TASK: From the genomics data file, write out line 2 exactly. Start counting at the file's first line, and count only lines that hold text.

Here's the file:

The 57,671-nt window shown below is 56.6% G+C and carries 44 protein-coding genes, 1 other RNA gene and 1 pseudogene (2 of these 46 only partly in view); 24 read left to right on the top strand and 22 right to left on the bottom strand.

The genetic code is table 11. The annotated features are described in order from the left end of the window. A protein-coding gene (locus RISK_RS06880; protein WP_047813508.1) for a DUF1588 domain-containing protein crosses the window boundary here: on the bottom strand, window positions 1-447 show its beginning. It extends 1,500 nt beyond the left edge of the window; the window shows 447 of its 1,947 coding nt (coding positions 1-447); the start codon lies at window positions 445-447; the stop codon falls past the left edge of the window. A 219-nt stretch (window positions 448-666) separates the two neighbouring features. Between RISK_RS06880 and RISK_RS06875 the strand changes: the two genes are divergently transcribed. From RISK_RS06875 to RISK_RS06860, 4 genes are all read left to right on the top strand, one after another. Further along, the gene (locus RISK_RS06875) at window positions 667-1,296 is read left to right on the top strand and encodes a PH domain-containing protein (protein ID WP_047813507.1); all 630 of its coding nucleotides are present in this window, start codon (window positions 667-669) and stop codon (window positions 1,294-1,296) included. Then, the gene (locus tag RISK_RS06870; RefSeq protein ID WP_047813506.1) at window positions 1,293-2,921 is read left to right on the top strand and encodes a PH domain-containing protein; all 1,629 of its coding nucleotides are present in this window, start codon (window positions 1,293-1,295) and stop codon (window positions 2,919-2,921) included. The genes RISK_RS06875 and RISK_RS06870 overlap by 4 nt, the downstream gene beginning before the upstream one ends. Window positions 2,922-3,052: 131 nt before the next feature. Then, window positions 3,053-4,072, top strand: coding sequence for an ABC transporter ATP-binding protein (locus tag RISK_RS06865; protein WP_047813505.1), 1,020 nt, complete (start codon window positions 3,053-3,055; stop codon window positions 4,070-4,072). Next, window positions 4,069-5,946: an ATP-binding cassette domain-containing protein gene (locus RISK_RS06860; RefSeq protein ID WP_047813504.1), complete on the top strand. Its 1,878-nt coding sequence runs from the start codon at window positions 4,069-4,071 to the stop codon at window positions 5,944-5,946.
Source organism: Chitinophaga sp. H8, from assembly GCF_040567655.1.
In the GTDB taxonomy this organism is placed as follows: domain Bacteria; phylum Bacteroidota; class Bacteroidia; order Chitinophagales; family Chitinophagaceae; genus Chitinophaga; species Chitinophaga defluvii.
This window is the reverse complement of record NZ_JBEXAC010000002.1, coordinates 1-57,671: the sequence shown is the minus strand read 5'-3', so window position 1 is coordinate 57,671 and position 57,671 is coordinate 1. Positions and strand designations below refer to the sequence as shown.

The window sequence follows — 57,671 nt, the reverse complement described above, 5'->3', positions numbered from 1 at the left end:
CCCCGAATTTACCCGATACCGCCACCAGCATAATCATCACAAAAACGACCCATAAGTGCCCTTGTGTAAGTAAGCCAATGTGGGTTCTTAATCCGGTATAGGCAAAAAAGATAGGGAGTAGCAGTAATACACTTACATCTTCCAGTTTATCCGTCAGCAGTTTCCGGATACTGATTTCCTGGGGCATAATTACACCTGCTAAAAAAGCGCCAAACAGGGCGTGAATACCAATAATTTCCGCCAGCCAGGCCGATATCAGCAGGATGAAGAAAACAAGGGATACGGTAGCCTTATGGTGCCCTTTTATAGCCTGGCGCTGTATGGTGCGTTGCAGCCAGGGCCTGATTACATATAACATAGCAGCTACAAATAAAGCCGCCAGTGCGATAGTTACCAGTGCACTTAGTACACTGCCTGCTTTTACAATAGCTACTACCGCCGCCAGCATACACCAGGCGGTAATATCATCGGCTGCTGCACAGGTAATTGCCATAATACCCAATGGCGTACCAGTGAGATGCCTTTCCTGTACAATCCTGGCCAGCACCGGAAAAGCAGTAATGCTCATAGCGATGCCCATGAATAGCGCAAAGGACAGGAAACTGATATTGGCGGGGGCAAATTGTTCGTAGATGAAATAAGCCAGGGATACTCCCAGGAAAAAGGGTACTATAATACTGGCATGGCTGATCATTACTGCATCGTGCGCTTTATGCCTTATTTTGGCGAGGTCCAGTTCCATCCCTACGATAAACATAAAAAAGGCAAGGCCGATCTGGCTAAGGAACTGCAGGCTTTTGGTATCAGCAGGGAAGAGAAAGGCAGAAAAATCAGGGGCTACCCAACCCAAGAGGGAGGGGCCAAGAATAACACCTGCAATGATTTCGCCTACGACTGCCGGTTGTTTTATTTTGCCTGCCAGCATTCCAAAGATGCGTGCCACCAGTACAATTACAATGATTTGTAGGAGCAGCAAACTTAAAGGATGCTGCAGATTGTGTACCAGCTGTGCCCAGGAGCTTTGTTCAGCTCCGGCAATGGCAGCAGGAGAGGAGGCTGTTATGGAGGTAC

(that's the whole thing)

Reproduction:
The genetic code is table 11. The annotated features are described in order from the left end of the window. A protein-coding gene (locus RISK_RS06880; protein WP_047813508.1) for a DUF1588 domain-containing protein crosses the window boundary here: on the bottom strand, window positions 1-447 show its beginning. It extends 1,500 nt beyond the left edge of the window; the window shows 447 of its 1,947 coding nt (coding positions 1-447); the start codon lies at window positions 445-447; the stop codon falls past the left edge of the window. A 219-nt stretch (window positions 448-666) separates the two neighbouring features. Between RISK_RS06880 and RISK_RS06875 the strand changes: the two genes are divergently transcribed. From RISK_RS06875 to RISK_RS06860, 4 genes are all read left to right on the top strand, one after another. Further along, the gene (locus RISK_RS06875) at window positions 667-1,296 is read left to right on the top strand and encodes a PH domain-containing protein (protein ID WP_047813507.1); all 630 of its coding nucleotides are present in this window, start codon (window positions 667-669) and stop codon (window positions 1,294-1,296) included. Then, the gene (locus tag RISK_RS06870; RefSeq protein ID WP_047813506.1) at window positions 1,293-2,921 is read left to right on the top strand and encodes a PH domain-containing protein; all 1,629 of its coding nucleotides are present in this window, start codon (window positions 1,293-1,295) and stop codon (window positions 2,919-2,921) included. The genes RISK_RS06875 and RISK_RS06870 overlap by 4 nt, the downstream gene beginning before the upstream one ends. Window positions 2,922-3,052: 131 nt before the next feature. Then, window positions 3,053-4,072, top strand: coding sequence for an ABC transporter ATP-binding protein (locus tag RISK_RS06865; protein WP_047813505.1), 1,020 nt, complete (start codon window positions 3,053-3,055; stop codon window positions 4,070-4,072). Next, window positions 4,069-5,946: an ATP-binding cassette domain-containing protein gene (locus RISK_RS06860; RefSeq protein ID WP_047813504.1), complete on the top strand. Its 1,878-nt coding sequence runs from the start codon at window positions 4,069-4,071 to the stop codon at window positions 5,944-5,946.